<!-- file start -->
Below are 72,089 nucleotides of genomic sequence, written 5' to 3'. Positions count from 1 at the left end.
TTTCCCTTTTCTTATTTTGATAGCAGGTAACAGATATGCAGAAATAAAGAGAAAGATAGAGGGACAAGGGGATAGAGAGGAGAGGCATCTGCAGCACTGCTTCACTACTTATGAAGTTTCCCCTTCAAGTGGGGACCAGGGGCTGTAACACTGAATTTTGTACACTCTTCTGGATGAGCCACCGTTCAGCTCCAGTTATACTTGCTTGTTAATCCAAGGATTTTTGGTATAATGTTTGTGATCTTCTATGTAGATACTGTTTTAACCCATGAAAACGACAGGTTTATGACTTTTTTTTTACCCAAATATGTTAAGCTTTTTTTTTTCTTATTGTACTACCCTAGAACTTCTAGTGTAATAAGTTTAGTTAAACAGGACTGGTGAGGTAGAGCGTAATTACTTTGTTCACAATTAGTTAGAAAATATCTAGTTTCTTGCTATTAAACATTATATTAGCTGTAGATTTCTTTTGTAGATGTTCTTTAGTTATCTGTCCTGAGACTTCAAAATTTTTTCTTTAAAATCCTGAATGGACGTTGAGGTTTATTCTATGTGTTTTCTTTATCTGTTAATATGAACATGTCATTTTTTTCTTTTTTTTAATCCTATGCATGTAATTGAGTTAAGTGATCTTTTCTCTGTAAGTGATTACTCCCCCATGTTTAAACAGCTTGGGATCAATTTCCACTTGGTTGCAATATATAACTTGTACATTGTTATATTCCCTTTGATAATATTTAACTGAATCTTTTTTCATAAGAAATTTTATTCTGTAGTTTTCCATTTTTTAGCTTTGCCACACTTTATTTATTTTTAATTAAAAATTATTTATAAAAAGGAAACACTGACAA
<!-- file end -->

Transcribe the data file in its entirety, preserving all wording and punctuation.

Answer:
Below are 72,089 nucleotides of genomic sequence, written 5' to 3'. Positions count from 1 at the left end.
TTTCCCTTTTCTTATTTTGATAGCAGGTAACAGATATGCAGAAATAAAGAGAAAGATAGAGGGACAAGGGGATAGAGAGGAGAGGCATCTGCAGCACTGCTTCACTACTTATGAAGTTTCCCCTTCAAGTGGGGACCAGGGGCTGTAACACTGAATTTTGTACACTCTTCTGGATGAGCCACCGTTCAGCTCCAGTTATACTTGCTTGTTAATCCAAGGATTTTTGGTATAATGTTTGTGATCTTCTATGTAGATACTGTTTTAACCCATGAAAACGACAGGTTTATGACTTTTTTTTTACCCAAATATGTTAAGCTTTTTTTTTTCTTATTGTACTACCCTAGAACTTCTAGTGTAATAAGTTTAGTTAAACAGGACTGGTGAGGTAGAGCGTAATTACTTTGTTCACAATTAGTTAGAAAATATCTAGTTTCTTGCTATTAAACATTATATTAGCTGTAGATTTCTTTTGTAGATGTTCTTTAGTTATCTGTCCTGAGACTTCAAAATTTTTTCTTTAAAATCCTGAATGGACGTTGAGGTTTATTCTATGTGTTTTCTTTATCTGTTAATATGAACATGTCATTTTTTTCTTTTTTTTAATCCTATGCATGTAATTGAGTTAAGTGATCTTTTCTCTGTAAGTGATTACTCCCCCATGTTTAAACAGCTTGGGATCAATTTCCACTTGGTTGCAATATATAACTTGTACATTGTTATATTCCCTTTGATAATATTTAACTGAATCTTTTTTCATAAGAAATTTTATTCTGTAGTTTTCCATTTTTTAGCTTTGCCACACTTTATTTATTTTTAATTAAAAATTATTTATAAAAAGGAAACACTGACAA